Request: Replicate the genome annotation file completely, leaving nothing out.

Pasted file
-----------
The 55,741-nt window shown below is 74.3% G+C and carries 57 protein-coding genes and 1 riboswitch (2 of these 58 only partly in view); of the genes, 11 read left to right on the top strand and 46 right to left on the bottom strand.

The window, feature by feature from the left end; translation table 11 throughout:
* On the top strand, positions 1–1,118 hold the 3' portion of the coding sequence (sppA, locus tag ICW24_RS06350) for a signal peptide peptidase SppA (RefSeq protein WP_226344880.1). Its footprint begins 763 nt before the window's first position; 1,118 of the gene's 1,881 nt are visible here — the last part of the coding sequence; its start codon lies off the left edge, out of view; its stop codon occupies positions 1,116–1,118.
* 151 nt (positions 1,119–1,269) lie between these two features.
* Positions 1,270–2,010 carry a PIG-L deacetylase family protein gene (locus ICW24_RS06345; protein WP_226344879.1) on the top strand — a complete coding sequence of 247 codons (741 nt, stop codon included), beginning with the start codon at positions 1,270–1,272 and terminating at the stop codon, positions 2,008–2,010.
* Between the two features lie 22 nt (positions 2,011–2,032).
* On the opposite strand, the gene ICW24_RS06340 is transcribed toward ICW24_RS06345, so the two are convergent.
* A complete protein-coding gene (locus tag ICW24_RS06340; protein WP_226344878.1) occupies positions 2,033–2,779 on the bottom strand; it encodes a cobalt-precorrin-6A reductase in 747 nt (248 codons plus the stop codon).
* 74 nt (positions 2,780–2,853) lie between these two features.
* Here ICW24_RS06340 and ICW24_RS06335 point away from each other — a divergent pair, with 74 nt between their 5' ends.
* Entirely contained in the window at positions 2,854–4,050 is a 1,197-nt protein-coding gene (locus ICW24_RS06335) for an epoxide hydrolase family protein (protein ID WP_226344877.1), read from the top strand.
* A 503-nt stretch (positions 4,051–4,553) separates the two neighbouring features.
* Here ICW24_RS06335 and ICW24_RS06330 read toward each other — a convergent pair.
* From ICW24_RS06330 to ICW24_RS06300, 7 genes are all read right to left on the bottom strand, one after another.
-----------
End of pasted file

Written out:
The 55,741-nt window shown below is 74.3% G+C and carries 57 protein-coding genes and 1 riboswitch (2 of these 58 only partly in view); of the genes, 11 read left to right on the top strand and 46 right to left on the bottom strand.

The window, feature by feature from the left end; translation table 11 throughout:
* On the top strand, positions 1–1,118 hold the 3' portion of the coding sequence (sppA, locus tag ICW24_RS06350) for a signal peptide peptidase SppA (RefSeq protein WP_226344880.1). Its footprint begins 763 nt before the window's first position; 1,118 of the gene's 1,881 nt are visible here — the last part of the coding sequence; its start codon lies off the left edge, out of view; its stop codon occupies positions 1,116–1,118.
* 151 nt (positions 1,119–1,269) lie between these two features.
* Positions 1,270–2,010 carry a PIG-L deacetylase family protein gene (locus ICW24_RS06345; protein WP_226344879.1) on the top strand — a complete coding sequence of 247 codons (741 nt, stop codon included), beginning with the start codon at positions 1,270–1,272 and terminating at the stop codon, positions 2,008–2,010.
* Between the two features lie 22 nt (positions 2,011–2,032).
* On the opposite strand, the gene ICW24_RS06340 is transcribed toward ICW24_RS06345, so the two are convergent.
* A complete protein-coding gene (locus tag ICW24_RS06340; protein WP_226344878.1) occupies positions 2,033–2,779 on the bottom strand; it encodes a cobalt-precorrin-6A reductase in 747 nt (248 codons plus the stop codon).
* 74 nt (positions 2,780–2,853) lie between these two features.
* Here ICW24_RS06340 and ICW24_RS06335 point away from each other — a divergent pair, with 74 nt between their 5' ends.
* Entirely contained in the window at positions 2,854–4,050 is a 1,197-nt protein-coding gene (locus ICW24_RS06335) for an epoxide hydrolase family protein (protein ID WP_226344877.1), read from the top strand.
* A 503-nt stretch (positions 4,051–4,553) separates the two neighbouring features.
* Here ICW24_RS06335 and ICW24_RS06330 read toward each other — a convergent pair.
* From ICW24_RS06330 to ICW24_RS06300, 7 genes are all read right to left on the bottom strand, one after another.